GOP mulls plan to get vouch­ers off Nov. bal­lot

The Arizona Republic - - Front Page - Yvonne Wingett Sanchez and Rob O’Dell

A Repub­li­can state law­maker is dis­cussing with col­leagues and out­side groups a plan that could knock Propo­si­tion 305 off the Novem­ber bal­lot be­fore vot­ers can de­cide the fate of Ari­zona’s ex­panded school-voucher pro­gram.

The goal is to re­peal last year’s legis-

la­tion, which ex­panded the ESA pro­gram to all 1.1 mil­lion pub­lic-school stu­dents, and re­place it with leg­is­la­tion in­tended to ad­dress crit­i­cisms of the ex­pan­sion, ac­cord­ing to more than a half-dozen peo­ple fa­mil­iar with the wide-rang­ing dis­cus­sions.

Sen. Bob Wors­ley, a Repub­li­can from Mesa, has talked in broad terms over the past week with law­mak­ers and out­side groups about new Em­pow­er­ment Schol­ar­ship Ac­count leg­is­la­tion but did not of­fer spe­cific de­tails to The Ari­zona Repub­lic.

The “re­peal and re­place” idea would cir­cum­vent Ari­zona’s ref­er­en­dum process, which al­lows vot­ers to try to veto a law if they gather suf­fi­cient sig­na­tures to place it on the bal­lot.

The “re­peal and re­place” idea has an­gered rep­re­sen­ta­tives of Save Our Schools Ari­zona, which gath­ered more than 100,000 sig­na­tures to re­fer to the bal­lot, as Propo­si­tion 305, the ESA­ex­pan­sion leg­is­la­tion, which gives tax­payer­funded sub­si­dies to families to use for pri­vateschool tu­ition. Save Our Schools Ari­zona rep­re­sen­ta­tives say they will seek a ref­er­en­dum to chal­lenge any new law that ex­pands the voucher pro­gram.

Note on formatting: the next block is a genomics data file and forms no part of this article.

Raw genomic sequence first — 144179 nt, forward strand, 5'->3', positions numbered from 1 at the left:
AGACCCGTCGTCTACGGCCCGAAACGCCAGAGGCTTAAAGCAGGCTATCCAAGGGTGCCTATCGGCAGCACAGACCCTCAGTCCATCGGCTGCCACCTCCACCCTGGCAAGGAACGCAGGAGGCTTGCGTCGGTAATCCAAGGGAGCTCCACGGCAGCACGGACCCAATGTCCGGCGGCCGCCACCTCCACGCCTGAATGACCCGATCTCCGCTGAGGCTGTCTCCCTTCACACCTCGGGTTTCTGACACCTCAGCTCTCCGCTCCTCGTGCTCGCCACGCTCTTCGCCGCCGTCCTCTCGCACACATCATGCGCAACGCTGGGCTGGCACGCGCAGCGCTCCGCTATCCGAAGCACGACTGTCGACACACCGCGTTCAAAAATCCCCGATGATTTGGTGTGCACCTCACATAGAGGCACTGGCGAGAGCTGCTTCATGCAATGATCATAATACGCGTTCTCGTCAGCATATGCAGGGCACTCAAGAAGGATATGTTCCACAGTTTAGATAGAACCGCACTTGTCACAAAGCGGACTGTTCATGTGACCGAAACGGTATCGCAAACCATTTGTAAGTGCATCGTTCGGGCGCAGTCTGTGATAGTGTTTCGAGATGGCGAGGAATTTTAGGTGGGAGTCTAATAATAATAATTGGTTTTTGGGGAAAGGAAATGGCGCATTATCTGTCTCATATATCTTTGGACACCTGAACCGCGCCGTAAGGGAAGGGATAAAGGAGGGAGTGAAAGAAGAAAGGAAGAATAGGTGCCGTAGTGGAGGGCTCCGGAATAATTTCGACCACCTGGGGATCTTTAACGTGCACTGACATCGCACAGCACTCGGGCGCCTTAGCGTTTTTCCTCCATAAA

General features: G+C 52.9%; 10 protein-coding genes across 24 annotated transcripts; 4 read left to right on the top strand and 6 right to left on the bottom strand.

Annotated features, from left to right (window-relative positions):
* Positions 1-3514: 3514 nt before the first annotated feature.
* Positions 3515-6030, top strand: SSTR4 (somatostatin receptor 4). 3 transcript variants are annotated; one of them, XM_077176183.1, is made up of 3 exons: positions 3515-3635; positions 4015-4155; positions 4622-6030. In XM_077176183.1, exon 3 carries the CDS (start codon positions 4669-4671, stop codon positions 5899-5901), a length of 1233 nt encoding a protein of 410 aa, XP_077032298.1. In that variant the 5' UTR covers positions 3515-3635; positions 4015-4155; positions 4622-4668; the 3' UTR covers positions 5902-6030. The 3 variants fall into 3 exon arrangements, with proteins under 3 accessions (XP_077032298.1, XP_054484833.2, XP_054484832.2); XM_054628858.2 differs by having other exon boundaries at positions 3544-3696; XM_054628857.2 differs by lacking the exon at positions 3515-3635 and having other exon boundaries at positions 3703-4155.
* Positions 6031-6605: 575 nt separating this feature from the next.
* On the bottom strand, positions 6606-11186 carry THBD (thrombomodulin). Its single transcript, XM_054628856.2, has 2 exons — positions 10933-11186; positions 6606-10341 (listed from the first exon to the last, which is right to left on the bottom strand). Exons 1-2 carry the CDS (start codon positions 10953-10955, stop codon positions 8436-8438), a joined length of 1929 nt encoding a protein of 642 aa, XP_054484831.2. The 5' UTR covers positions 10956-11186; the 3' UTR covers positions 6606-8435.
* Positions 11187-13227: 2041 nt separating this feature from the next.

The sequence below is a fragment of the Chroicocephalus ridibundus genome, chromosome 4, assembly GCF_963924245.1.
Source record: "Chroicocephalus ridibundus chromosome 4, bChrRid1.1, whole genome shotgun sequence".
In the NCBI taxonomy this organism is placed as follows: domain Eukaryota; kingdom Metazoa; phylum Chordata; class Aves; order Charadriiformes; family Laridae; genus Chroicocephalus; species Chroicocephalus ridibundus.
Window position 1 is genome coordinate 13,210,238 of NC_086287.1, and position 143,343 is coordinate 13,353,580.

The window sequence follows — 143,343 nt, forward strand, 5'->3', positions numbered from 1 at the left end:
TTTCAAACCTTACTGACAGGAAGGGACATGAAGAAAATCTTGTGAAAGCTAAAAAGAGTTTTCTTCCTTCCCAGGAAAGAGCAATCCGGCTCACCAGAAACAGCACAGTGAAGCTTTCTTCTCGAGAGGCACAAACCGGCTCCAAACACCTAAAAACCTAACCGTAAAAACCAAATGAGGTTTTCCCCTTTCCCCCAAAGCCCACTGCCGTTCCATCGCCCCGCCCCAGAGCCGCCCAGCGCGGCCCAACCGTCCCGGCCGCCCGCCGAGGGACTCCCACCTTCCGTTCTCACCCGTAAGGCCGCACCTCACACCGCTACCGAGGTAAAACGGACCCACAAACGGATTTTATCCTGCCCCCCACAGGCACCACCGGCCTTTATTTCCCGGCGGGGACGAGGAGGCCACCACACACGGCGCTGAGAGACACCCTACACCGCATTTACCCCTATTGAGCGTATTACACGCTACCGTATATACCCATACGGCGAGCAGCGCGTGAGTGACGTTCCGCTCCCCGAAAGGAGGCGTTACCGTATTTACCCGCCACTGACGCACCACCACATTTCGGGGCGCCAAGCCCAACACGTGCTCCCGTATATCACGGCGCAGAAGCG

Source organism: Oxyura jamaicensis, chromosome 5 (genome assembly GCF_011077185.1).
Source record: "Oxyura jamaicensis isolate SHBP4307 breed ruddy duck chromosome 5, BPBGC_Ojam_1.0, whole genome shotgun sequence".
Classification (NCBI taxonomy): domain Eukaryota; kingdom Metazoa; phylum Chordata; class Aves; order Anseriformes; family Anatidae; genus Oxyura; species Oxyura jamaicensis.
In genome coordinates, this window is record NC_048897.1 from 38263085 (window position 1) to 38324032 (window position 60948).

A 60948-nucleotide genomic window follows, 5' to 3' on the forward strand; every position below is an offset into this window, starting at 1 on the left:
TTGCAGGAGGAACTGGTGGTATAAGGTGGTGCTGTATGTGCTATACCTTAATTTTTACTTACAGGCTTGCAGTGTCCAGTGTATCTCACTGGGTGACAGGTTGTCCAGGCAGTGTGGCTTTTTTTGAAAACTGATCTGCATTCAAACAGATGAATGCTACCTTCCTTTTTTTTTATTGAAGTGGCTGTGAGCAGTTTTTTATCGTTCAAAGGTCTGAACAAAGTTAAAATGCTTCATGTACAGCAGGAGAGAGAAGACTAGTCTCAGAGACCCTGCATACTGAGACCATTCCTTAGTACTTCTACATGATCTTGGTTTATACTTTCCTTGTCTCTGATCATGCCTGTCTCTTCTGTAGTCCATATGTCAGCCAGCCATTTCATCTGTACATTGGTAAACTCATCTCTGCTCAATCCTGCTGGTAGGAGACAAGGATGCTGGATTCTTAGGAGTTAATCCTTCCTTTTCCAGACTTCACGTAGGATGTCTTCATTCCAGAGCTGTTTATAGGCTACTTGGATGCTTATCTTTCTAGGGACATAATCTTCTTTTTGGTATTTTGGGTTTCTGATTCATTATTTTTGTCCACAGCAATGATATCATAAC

Dis­cus­sion about a voucher re­peal be­tween law­mak­ers and out­side groups comes as many teach­ers, par­ents and ed­u­ca­tion of­fi­cials are protest­ing low teacher pay and inad­e­quate fund­ing for the state’s pub­lic schools. A new bill could link voucher ex­pan­sion to a sub­stan­tial pay raise for teach­ers, ac­cord­ing to a Save Our Schools Ari­zona leader.

The con­ver­sa­tions have in­cluded top gu­ber­na­to­rial aides, sources say.

The Capi­tol in­sid­ers and ed­u­ca­tion ad­vo­cates are not autho­rized to speak pub­licly about the on­go­ing dis­cus­sions, or did not want to jeop­ar­dize those dis­cus­sions by talk­ing about them to The Repub­lic.

Wors­ley de­clined Mon­day to dis­cuss the talks in de­tail. But in texts, Wors­ley said he is “not push­ing any out­come ... sim­ply try­ing to find com­mon ground on this con­tentious is­sue.” He said, “It is un­clear to me what will re­al­is­ti­cally hap­pen with ESAs this year.”

Last year, Wors­ley bro­kered a com­pro­mise in the wan­ing days of the ses­sion that en­sured enough sup­port from GOP law­mak­ers to ex­pand the ESA pro­gram to all kids, but cap it at 30,000 stu­dents by 2022. Af­ter its pas­sage, school­choice back­ers quickly said they would get the cap lifted.

Dawn Penich-Thacker, a spokes­woman for Save Our Schools Ari­zona, which led the cam­paign to re­fer the ESA-ex­pan­sion leg­is­la­tion to the bal­lot, said sev­eral law­mak­ers and oth­ers at the Capi­tol — whom she de­clined to iden­tify — have ap­proached her in re­cent days to talk about what a voucher re­peal could look like.